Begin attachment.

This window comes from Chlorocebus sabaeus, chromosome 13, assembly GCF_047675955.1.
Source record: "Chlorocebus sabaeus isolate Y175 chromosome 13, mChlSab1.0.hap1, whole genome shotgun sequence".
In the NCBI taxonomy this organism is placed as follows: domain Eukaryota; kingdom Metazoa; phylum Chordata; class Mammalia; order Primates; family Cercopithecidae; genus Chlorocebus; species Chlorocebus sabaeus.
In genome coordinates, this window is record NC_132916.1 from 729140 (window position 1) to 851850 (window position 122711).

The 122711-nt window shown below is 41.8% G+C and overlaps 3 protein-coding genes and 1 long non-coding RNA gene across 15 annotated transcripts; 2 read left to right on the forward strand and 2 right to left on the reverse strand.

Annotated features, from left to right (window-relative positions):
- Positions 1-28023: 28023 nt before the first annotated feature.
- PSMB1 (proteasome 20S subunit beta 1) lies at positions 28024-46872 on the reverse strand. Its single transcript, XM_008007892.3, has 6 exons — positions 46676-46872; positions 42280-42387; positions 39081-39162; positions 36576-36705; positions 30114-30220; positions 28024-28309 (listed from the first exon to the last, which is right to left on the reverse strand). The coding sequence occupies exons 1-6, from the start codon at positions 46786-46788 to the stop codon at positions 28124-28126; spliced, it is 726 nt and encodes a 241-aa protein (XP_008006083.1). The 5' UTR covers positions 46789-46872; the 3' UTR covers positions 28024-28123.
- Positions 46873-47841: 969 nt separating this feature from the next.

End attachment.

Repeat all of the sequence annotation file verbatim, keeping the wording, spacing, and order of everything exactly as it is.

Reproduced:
This window comes from Chlorocebus sabaeus, chromosome 13, assembly GCF_047675955.1.
Source record: "Chlorocebus sabaeus isolate Y175 chromosome 13, mChlSab1.0.hap1, whole genome shotgun sequence".
In the NCBI taxonomy this organism is placed as follows: domain Eukaryota; kingdom Metazoa; phylum Chordata; class Mammalia; order Primates; family Cercopithecidae; genus Chlorocebus; species Chlorocebus sabaeus.
In genome coordinates, this window is record NC_132916.1 from 729140 (window position 1) to 851850 (window position 122711).

The 122711-nt window shown below is 41.8% G+C and overlaps 3 protein-coding genes and 1 long non-coding RNA gene across 15 annotated transcripts; 2 read left to right on the forward strand and 2 right to left on the reverse strand.

Annotated features, from left to right (window-relative positions):
- Positions 1-28023: 28023 nt before the first annotated feature.
- PSMB1 (proteasome 20S subunit beta 1) lies at positions 28024-46872 on the reverse strand. Its single transcript, XM_008007892.3, has 6 exons — positions 46676-46872; positions 42280-42387; positions 39081-39162; positions 36576-36705; positions 30114-30220; positions 28024-28309 (listed from the first exon to the last, which is right to left on the reverse strand). The coding sequence occupies exons 1-6, from the start codon at positions 46786-46788 to the stop codon at positions 28124-28126; spliced, it is 726 nt and encodes a 241-aa protein (XP_008006083.1). The 5' UTR covers positions 46789-46872; the 3' UTR covers positions 28024-28123.
- Positions 46873-47841: 969 nt separating this feature from the next.